Patients with dental implants face the same bacterial challenges to the gingiva around their implants as patients with natural teeth. If the tissue around the implants becomes infected, immediate treatment is usually warranted in the form of nonsurgical and/or surgical intervention. The ideal situation with infected tissue surrounding implants is prevention or intervention at the incipience, so that no surgery is required. The following case is an example of how prescription trays were used to reduce diseased tissue around implants and teeth to avoid more invasive surgery.
This patient had with a noncontributory medical history. Implants were placed in the upper right maxillary quadrant in 2006, and the patient came in for six-month recare visits. Ideally, he would have regularly alternated between the periodontist and the general dentist for care, but the patient elected only to be treated for maintenance intervals at the general dentist’s office. Significant bleeding and pocketing around the implants was noted eight years later in 2014, but there was no radiographic evidence of bone loss. (figures 1 and 1a).
|Figure 1:Periodontal charting prior to treatment. Note the probing depths and bleeding around the upper right quadrant maxillary implants.|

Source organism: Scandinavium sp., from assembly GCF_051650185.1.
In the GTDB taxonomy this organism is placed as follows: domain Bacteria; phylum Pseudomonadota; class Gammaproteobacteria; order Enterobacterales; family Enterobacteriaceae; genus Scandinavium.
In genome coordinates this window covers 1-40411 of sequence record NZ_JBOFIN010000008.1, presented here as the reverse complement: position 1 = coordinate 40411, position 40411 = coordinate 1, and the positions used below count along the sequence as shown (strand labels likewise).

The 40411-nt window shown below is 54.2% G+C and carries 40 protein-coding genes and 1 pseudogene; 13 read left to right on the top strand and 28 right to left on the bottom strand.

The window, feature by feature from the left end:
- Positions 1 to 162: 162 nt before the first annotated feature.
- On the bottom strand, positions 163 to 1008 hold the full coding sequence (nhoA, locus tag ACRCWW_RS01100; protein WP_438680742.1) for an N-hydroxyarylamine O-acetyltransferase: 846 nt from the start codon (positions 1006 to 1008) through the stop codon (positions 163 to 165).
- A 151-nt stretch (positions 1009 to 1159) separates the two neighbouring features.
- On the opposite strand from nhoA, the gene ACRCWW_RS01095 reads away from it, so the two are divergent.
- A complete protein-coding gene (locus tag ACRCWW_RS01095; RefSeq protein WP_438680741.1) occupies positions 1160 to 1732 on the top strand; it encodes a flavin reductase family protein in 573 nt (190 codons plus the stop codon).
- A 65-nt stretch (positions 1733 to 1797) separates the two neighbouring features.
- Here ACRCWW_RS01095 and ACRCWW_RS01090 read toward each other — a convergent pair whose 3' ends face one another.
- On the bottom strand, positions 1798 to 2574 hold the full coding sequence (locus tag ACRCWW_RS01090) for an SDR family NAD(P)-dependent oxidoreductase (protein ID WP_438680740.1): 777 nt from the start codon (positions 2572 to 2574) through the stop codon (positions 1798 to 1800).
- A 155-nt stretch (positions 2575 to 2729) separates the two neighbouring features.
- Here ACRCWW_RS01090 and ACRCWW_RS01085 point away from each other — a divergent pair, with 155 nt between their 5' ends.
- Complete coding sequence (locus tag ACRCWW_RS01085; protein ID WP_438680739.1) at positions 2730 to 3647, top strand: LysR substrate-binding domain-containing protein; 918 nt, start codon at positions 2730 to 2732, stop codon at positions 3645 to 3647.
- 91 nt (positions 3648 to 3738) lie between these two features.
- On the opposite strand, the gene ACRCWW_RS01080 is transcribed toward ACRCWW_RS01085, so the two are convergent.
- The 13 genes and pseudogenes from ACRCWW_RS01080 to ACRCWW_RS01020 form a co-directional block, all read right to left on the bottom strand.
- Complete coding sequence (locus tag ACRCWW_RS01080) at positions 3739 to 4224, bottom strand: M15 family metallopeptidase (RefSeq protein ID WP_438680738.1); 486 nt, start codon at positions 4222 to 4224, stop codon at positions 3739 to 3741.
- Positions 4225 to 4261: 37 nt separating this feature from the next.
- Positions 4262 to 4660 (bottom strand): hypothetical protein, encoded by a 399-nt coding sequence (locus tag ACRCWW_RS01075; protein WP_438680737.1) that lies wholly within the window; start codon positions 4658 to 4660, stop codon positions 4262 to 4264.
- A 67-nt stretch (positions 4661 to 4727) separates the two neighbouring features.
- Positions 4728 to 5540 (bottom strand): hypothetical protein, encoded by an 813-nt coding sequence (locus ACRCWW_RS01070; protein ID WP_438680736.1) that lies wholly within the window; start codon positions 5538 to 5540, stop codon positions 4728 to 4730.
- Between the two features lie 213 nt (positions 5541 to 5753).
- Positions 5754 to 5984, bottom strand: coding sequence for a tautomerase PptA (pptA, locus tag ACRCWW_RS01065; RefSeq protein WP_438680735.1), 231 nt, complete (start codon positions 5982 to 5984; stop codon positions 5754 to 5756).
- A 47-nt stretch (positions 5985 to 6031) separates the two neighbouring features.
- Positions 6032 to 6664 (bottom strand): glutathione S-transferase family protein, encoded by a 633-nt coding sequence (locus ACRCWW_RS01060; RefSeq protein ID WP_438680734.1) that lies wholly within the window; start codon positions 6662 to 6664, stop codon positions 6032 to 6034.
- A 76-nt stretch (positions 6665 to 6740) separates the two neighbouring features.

|Figure 1a: Pretreatment radiograph showing no evidence of radiographic bone loss. Disease is confined to the soft tissue.|
Before mechanical nonsurgical treatment was initiated, salivary diagnostic tests were performed to measure bacterial load and type. The test results (figure 2) confirmed the presence of eight bacteria associated with periodontal disease, including the high-risk Treponema denticola(T. denticola) and Tannerella forsythia (T. forsythia). The patient was prescribed trays containing 1.7% hydrogen peroxide (Perio Gel, QNT Anderson, Bismarck, ND) before treatment to use four times per day. Nonsurgical periodontal debridement and laser therapy were then initiated simultaneously over the course of four office visits. The patient used the prescription trays at least twice daily between the debridement with laser therapy appointments.
|Figure 2: Results of salivary diagnostics test showing pathogenic bacteria.|